Re: [secdir] secdir review of draft-ietf-core-link-format-11

"Richard L. Barnes" <rbarnes@bbn.com> Thu, 08 March 2012 19:54 UTC

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From: "Richard L. Barnes" <rbarnes@bbn.com>
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Date: Thu, 8 Mar 2012 14:54:34 -0500
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To: Zach Shelby <zach@sensinode.com>
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Cc: draft-ietf-core-link-format@tools.ietf.org, iesg@ietf.org, secdir@ietf.org
Subject: Re: [secdir] secdir review of draft-ietf-core-link-format-11
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Hey Zach,

Glad to be helpful.  Sounds like we're basically on the same page; couple of minor responses inline.

> Richard,
> 
> Thanks for the review, see my responses in-line. 
> 
> On Feb 25, 2012, at 12:40 PM, Richard Barnes wrote:
> 
>> I have reviewed this document as part of the security directorate's ongoing effort to review all IETF documents being processed by the IESG.  These comments were written primarily for the benefit of the security area directors.  Document editors and WG chairs should treat these comments just like any other last call comments.
>> 
>> This document defines a format for describing a list of resources linked from a server, e.g., an HTTP or CoAP server.  The document suggests the use of TLS or DTLS on the underlying transport for transport security.  My only remaining security concern is that there could be access control concerns as well.  For example, a server might not authorize all clients to see all services, or might provide some clients with different levels of access (e.g., read vs. read/write).  The document already envisions that the list of links will have some dynamism, allowing for filtering based on link attributes.  I would suggest simply noting that servers may want to support HTTP, CoAP, or [D]TLS client authentication and adaptation of the list of returned links based on the client's identity and authorizations.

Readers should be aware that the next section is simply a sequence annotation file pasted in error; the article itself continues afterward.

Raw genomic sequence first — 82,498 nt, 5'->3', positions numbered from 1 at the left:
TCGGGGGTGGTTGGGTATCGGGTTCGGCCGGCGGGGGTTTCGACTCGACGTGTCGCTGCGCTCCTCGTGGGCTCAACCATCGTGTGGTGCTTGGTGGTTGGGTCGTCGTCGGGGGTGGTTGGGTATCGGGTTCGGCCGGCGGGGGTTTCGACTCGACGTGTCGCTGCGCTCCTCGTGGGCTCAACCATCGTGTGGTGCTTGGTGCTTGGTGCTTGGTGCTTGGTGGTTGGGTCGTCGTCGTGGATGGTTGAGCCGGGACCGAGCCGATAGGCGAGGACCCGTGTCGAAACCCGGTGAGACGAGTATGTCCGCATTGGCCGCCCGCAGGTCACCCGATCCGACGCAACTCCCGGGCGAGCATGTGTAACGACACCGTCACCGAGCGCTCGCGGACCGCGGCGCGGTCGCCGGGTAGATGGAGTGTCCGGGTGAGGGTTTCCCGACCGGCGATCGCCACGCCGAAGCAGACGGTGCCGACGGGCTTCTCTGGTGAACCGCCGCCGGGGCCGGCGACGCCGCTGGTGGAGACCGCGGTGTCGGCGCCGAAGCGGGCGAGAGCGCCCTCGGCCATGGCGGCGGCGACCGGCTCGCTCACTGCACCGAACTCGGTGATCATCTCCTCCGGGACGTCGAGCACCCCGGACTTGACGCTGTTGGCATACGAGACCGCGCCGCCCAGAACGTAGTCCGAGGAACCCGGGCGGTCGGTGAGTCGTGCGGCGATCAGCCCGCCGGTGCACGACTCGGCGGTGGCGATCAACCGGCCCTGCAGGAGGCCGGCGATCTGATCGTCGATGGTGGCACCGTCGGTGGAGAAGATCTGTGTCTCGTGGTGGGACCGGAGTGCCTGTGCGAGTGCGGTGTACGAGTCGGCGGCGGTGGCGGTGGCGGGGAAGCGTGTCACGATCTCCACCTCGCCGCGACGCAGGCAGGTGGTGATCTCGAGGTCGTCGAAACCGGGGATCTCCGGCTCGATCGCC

>> 
>> Suggested text for Section 6:
>> "
>> Some servers may provide resource discovery services to a mix of clients that are trusted to different levels.  For example, a lighting control system might allow any client to read state variables, but only certain clients to write state (turn lights on or off).  Servers SHOULD support authentication features of the underlying transport protocols (HTTP, CoAP, or DTLS/TLS) and allow operators to return different lists of links based on a client's identity and authorization.
>> "
> 
> Excellent suggestion, I will make a ticket. 
> 
>> 
>> Non security-related comments follow.
>> 
>> General: This document seems a little bit awkward semantically.  The HTTP Link header is intended to provide links from a given resource (identified by the request URI) to associated resources.  The service described in this document seems to provide a general list of URIs, without a firm idea of what the "source" of these references is.
> 
> The source (context) of the references is meant to be the server itself. Our main use case is the discovery of resources that a web server is hosting. A secondary use case would be to describe relations between resources on the same server (but this is rare for constrained devices). 
> 
>> Indeed, with the "anchor" parameter, it seems like this document allows a service at "/.well-known/core" to act as a general "Tell me about this URI" service, which seems over-broad.  Is this the intent of the WG?  
> 
> No, that is not the intent. 
> 
>> Perhaps the "anchor" parameter should be restricted to relative, not absolute, URIs?  
> 
> Yes, this is something that we could certainly do. One aspect that I would point out is that the list of resources that a web server has may also be hosted by a resource directory on behalf of the server (see draft-shelby-core-resource-directory). Currently we are not using the anchor parameter for that, so your suggestion should not be a problem. 
> 
>> And how is this different from just doing a HEAD request to the URI to get a Link header that would contain the same information?
> 
> Of course that would work for the HTTP case (CoAP does not have a Link header), but it would only provide links related to that particular request URI. The intention of this link document available on /.well-known/core is that it returns the resources the server has available (at least the top-level ones that are useful to discover). 

Sorry, I had missed this subtlety.  Now the .well-known approach makes more sense.


>> General: In a similar vein, it seems like this format need not necessarily be restricted to CORE.  Might it not have more general utility for HTTP service discovery?  Really the only impact would be to change the name of the well-known URI from "core" to something more generic.
> 
> That is the intention that this is equally applicable to both HTTP and CoAP, and in general CoRE is about RESTful environments so I wouldn't think the /.well-known/core really limits anything. Although I would mainly recommend this /.well-known/core mechanism for machine-to-machine web applications, for more general web page discovery there are other technologies already available in the App area.  

If the idea is to describe things on this server, maybe the right tag is "/.well-known/here" :)

Best,
--Richard